abstract = "Introduction: Internal hernias are a rare cause of bowel obstruction, constituting 0.2–0.9 {\%} of all cases with paraduodenal hernias (PDH) being the most common accounting for 50 {\%} of all internal hernias with 75 {\%} of those being left-sided [1, 2]. They are due to small bowel herniating into a peritoneum-lined sac at the fourth portion of the duodenum as the result of abnormal midgut rotation during embryonic development. Patients may present with symptoms of small bowel obstruction, though the majority are found incidentally [3]. Diagnosis is aided with computed tomography (CT) with findings of encapsulated clustering of small bowel loops in the left upper quadrant, bowel between the stomach and pancreas, crowding of mesenteric vessels, and displacement of the inferior mesenteric vein [4]. Methods: A 34-year-old male presented with a 3-year history of postprandial epigastric pain. After multiple inconclusive imaging studies, he was taken to the operating room for diagnostic laparoscopy. The transverse colon was retracted cephalad, and the distal bowel could be seen entering a defect just lateral to the fourth portion of the duodenum. This mass of herniated bowel was readily reduced, and the defect could be appreciated as a 4-cm invagination lateral to the duodenum and posterior to the inferior mesenteric vein. The defect was then closed using interrupted silk suture and the port sites closed. Results: The patient tolerated the procedure well and was discharged home 24 h later. At 12 months postoperatively, he continued to have intermittent nausea and abdominal pain. Repeated imaging studies including CT scans were negative for obstruction or internal hernia. Conclusions: PDH are a rare form of internal hernia that result from abnormal midgut rotation during fetal development. Diagnosis is challenging but may be aided by CT imaging. Laparoscopic repair is a safe and effective method of management in these patients [5, 6]. In patients presenting with nausea, vomiting, abdominal pain, and radiographic evidence of PDH, laparoscopic repair should be considered given its safety and efficacy profile. Although surgical intervention did not result in complete resolution of our patient’s symptoms, repair of his hernia removed this diagnosis from his differential and facilitated his ultimate diagnosis of functional abdominal pain syndrome.",
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Laparoscopic repair of a left-sided paraduodenal hernia. / Winder, Joshua S.; Pauli, Eric; Haluck, Randy.

In: Surgical endoscopy, Vol. 30, No. 8, 01.08.2016, p. 3636-3637.

Research output: Contribution to journalArticle

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T1 - Laparoscopic repair of a left-sided paraduodenal hernia

AU - Winder, Joshua S.

AU - Pauli, Eric

AU - Haluck, Randy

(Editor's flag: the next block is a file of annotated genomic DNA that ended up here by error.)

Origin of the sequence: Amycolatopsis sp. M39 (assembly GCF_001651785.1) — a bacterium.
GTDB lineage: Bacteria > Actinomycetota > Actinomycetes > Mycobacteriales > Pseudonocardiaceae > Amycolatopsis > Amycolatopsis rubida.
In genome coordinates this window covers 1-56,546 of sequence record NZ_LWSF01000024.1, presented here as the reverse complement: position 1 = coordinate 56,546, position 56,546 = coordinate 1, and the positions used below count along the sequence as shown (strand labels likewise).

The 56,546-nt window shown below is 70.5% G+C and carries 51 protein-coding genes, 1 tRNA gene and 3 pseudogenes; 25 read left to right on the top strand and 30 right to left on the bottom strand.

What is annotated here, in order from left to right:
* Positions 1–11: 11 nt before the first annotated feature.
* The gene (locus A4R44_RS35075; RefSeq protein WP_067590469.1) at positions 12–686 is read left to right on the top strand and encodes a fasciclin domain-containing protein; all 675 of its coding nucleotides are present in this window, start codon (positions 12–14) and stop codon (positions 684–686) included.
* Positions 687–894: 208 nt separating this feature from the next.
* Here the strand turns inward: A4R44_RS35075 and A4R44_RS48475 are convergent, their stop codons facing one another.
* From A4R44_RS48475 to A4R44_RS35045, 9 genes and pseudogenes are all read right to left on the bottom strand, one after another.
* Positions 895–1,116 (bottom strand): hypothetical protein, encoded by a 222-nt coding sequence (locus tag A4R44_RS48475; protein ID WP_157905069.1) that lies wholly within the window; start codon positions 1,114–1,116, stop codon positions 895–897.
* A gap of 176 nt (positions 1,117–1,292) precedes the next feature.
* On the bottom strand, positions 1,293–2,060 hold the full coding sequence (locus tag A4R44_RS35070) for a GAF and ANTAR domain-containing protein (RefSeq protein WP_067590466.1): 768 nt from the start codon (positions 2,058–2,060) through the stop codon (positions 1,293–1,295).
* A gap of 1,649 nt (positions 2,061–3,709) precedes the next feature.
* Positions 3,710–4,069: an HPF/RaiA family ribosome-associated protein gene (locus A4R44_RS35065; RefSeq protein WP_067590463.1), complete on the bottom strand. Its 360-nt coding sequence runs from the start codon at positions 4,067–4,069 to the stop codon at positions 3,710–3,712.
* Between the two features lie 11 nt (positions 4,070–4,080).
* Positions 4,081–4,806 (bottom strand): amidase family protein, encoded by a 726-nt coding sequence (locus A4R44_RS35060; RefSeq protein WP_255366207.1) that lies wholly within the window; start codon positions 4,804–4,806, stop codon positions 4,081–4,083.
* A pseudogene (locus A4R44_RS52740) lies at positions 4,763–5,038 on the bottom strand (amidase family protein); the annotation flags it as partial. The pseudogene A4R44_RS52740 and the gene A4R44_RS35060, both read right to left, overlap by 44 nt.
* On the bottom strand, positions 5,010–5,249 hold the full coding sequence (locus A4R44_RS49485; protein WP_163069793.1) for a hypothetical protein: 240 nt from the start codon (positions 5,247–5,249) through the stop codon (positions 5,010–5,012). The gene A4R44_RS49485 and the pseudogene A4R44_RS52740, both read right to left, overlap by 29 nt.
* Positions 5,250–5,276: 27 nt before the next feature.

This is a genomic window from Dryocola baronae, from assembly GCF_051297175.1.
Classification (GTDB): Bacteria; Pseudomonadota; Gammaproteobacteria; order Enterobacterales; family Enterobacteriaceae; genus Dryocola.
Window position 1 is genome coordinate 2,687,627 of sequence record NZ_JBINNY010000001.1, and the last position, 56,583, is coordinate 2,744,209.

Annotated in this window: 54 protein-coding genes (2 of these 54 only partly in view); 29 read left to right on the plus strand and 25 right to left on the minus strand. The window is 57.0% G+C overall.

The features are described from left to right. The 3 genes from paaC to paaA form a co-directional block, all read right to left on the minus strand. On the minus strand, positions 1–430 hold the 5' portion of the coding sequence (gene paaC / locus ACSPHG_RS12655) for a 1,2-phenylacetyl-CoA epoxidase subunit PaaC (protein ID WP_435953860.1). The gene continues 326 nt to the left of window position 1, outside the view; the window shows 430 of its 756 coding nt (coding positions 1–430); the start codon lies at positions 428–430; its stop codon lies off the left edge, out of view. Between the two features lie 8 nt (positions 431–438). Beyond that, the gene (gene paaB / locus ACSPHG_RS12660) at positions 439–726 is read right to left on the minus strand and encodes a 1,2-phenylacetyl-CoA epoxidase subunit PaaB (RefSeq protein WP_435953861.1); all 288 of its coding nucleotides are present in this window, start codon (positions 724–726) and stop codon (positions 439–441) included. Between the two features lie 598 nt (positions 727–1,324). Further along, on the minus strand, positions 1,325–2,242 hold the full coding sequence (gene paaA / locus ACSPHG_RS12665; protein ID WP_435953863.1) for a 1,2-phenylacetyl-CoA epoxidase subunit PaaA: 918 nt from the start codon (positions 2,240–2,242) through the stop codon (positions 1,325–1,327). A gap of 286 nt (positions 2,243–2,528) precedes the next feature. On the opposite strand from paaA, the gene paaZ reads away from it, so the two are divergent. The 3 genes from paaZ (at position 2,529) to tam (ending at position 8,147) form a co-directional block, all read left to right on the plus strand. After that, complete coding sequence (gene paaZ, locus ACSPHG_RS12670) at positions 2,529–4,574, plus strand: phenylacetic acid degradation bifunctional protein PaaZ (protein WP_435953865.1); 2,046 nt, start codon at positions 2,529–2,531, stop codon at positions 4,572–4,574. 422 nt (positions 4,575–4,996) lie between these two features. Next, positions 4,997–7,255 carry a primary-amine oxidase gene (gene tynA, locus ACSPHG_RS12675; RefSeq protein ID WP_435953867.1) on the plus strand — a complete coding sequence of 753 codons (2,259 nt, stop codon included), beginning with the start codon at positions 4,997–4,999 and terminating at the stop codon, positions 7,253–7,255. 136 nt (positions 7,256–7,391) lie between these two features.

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N2 - Introduction: Internal hernias are a rare cause of bowel obstruction, constituting 0.2–0.9 % of all cases with paraduodenal hernias (PDH) being the most common accounting for 50 % of all internal hernias with 75 % of those being left-sided [1, 2]. They are due to small bowel herniating into a peritoneum-lined sac at the fourth portion of the duodenum as the result of abnormal midgut rotation during embryonic development. Patients may present with symptoms of small bowel obstruction, though the majority are found incidentally [3]. Diagnosis is aided with computed tomography (CT) with findings of encapsulated clustering of small bowel loops in the left upper quadrant, bowel between the stomach and pancreas, crowding of mesenteric vessels, and displacement of the inferior mesenteric vein [4]. Methods: A 34-year-old male presented with a 3-year history of postprandial epigastric pain. After multiple inconclusive imaging studies, he was taken to the operating room for diagnostic laparoscopy. The transverse colon was retracted cephalad, and the distal bowel could be seen entering a defect just lateral to the fourth portion of the duodenum. This mass of herniated bowel was readily reduced, and the defect could be appreciated as a 4-cm invagination lateral to the duodenum and posterior to the inferior mesenteric vein. The defect was then closed using interrupted silk suture and the port sites closed. Results: The patient tolerated the procedure well and was discharged home 24 h later. At 12 months postoperatively, he continued to have intermittent nausea and abdominal pain. Repeated imaging studies including CT scans were negative for obstruction or internal hernia. Conclusions: PDH are a rare form of internal hernia that result from abnormal midgut rotation during fetal development. Diagnosis is challenging but may be aided by CT imaging. Laparoscopic repair is a safe and effective method of management in these patients [5, 6]. In patients presenting with nausea, vomiting, abdominal pain, and radiographic evidence of PDH, laparoscopic repair should be considered given its safety and efficacy profile. Although surgical intervention did not result in complete resolution of our patient’s symptoms, repair of his hernia removed this diagnosis from his differential and facilitated his ultimate diagnosis of functional abdominal pain syndrome.